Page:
As Tara DePorte, Founder and Executive Director of the Human Impacts Institute, moderated the panel discussion, she challenged the audience to think about effective communication strategies, feasible solutions, and how we can inspire others and lead by example. DePorte led the conversation off by directly asking panelists whether there is a changing political climate on climate in the U.S., to which most of the panelists immediately responded that it’s not “will climate enter U.S. politics?”, but more “how” and “exactly in what way”. Peter Earnest, Founding Executive Director, International Spy Museum pointed out the complexity of climate change being a long-term issue, while our political system (and election system) is geared to the short-term. As panelists discussed, this discrepancy was a recurring theme in the difficulty of addressing climate change effectively: we just don’t tend toward long-term planning.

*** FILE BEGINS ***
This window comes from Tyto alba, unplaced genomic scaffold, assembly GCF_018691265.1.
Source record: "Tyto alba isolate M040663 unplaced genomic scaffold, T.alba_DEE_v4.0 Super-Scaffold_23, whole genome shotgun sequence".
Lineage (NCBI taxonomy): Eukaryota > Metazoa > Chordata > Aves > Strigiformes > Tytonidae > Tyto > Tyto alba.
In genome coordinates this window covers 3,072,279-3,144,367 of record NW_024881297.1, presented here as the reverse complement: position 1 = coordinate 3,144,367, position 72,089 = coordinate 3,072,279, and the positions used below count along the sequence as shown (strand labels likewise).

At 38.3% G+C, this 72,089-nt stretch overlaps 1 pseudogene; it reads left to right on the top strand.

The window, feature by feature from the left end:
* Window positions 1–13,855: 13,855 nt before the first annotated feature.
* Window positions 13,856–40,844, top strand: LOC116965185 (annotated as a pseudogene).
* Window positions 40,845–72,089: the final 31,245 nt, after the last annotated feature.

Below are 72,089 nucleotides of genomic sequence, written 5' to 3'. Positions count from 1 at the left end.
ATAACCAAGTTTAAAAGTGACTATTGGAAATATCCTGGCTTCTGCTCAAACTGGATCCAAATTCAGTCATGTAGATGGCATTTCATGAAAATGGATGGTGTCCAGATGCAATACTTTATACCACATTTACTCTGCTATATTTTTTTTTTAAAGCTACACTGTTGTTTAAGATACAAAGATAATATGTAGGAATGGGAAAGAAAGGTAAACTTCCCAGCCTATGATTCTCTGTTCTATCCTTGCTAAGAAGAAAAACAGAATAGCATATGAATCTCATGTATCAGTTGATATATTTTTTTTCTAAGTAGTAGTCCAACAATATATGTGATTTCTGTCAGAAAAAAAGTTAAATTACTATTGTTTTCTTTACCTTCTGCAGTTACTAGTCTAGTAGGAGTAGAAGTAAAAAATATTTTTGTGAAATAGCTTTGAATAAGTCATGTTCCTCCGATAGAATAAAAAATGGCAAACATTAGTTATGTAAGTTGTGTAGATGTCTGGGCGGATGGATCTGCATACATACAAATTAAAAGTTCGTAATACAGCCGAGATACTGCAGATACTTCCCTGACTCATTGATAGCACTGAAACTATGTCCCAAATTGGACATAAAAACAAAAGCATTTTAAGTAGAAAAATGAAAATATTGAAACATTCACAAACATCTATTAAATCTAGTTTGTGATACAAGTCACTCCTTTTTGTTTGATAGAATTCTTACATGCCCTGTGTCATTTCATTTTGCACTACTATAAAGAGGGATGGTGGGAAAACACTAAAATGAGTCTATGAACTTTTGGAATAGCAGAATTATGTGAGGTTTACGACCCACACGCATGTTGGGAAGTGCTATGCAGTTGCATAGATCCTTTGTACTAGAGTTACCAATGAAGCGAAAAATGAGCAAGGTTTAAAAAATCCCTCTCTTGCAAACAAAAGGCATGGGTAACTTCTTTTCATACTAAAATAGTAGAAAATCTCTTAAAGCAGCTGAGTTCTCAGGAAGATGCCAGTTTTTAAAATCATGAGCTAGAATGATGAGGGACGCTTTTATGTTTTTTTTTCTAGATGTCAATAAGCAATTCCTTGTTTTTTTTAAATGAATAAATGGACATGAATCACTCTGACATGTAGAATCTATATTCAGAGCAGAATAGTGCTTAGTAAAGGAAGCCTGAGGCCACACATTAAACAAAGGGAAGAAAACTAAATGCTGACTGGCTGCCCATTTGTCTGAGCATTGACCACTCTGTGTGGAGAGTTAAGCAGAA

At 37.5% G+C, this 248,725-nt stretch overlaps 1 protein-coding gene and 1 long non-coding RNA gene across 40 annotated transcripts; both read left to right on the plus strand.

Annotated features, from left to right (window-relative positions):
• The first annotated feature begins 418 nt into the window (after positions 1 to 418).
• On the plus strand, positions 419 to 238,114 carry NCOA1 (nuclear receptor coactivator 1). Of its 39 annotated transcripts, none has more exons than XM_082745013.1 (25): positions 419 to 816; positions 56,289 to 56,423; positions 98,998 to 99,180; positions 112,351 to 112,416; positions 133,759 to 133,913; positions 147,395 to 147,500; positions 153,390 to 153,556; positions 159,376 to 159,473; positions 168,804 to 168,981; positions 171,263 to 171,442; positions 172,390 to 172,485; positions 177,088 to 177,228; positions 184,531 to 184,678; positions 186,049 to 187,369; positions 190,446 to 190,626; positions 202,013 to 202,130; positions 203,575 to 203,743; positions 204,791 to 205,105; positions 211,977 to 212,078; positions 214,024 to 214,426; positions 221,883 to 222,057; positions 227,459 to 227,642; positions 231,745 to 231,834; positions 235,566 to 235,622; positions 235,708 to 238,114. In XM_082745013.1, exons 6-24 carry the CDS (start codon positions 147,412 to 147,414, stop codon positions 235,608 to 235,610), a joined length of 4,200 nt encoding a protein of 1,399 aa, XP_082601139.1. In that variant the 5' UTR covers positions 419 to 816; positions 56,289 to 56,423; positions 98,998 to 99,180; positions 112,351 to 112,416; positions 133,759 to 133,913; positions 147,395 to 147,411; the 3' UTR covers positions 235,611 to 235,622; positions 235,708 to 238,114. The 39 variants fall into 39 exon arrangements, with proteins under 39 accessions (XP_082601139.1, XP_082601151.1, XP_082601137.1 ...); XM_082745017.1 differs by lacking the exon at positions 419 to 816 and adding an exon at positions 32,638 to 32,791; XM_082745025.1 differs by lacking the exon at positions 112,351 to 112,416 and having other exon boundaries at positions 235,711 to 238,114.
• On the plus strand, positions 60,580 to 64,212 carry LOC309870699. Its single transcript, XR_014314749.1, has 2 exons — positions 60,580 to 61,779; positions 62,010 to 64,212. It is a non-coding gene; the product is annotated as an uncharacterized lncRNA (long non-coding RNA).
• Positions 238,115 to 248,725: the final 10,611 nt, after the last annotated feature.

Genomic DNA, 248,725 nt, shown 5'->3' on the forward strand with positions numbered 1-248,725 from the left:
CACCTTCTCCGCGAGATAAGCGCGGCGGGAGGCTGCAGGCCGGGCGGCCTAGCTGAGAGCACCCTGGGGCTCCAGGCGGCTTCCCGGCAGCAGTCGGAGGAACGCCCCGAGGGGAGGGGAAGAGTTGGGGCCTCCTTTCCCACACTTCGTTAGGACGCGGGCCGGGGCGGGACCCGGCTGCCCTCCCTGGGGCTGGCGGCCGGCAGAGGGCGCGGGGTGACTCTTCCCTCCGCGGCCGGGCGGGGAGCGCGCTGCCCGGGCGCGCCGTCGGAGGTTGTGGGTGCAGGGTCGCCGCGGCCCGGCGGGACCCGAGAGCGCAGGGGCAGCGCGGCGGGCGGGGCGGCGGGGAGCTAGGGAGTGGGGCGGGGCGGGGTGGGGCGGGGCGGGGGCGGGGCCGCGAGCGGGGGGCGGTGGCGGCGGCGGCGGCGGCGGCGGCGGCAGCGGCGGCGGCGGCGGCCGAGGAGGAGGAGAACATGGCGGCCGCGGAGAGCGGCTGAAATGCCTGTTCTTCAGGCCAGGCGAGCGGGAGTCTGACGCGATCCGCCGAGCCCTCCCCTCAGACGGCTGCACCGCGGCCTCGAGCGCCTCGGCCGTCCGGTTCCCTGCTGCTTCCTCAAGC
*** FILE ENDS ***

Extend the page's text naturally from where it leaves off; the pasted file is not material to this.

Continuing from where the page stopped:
The conversation shifted to matters of how we can effectively communicate climate change to engage a broader audience—from left to right to center—in climate action, Konstantine (Dino) Kakaes, a Fellow at the New America Foundation, warned us to not repeat the “propaganda” tactics that we are seeing from many right-wing climate denial camps, such as the Heartland Institute. He pointed out that these tactics, that often include misinformation or strong plays to emotional stories are not based upon science, or easily misconstrue. In response, Professor Patrice Simms, Assistant Professor, Howard University Law School, brought some academic clarity emphasizing that, “You can’t argue the science,” albeit that is what many climate deniers are in fact doing. He continued to say that it is the emotional side of climate—whether it’s the community impacts or the more personal stories that tend to engage us. Suzanne Hunt, Energy Policy Specialist and President, Hunt Green LLC , agreed and took issue with the term propaganda when speaking about communicating the more “emotional” side of climate change.